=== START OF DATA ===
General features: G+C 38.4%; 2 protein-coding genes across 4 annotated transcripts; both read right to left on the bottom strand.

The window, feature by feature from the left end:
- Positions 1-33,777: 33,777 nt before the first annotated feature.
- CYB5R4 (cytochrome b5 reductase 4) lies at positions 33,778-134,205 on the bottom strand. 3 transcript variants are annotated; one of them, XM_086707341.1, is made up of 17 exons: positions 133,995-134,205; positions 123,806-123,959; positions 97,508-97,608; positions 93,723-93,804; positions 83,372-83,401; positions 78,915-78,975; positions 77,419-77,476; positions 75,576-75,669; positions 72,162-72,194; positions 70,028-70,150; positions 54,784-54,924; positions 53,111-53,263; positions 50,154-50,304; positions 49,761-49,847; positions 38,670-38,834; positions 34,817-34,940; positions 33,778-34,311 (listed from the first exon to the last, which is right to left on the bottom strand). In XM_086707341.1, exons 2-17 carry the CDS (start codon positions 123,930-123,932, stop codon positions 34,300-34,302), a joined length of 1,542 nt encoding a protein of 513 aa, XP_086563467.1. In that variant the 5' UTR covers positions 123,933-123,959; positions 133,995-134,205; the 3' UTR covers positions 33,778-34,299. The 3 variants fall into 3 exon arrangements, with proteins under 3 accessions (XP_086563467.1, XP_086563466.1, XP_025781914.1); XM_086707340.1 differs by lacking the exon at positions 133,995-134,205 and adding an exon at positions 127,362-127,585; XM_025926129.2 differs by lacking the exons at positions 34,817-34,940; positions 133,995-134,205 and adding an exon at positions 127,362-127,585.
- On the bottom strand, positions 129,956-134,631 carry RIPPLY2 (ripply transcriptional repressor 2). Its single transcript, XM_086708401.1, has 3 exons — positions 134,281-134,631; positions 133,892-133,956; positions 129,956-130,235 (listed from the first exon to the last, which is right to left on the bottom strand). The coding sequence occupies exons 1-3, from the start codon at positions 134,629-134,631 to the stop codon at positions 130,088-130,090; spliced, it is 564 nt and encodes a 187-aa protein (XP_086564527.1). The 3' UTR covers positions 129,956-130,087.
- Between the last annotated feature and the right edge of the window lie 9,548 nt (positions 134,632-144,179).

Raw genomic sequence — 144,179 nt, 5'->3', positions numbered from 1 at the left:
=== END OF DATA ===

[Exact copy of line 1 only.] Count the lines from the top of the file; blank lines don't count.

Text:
General features: G+C 38.4%; 2 protein-coding genes across 4 annotated transcripts; both read right to left on the bottom strand.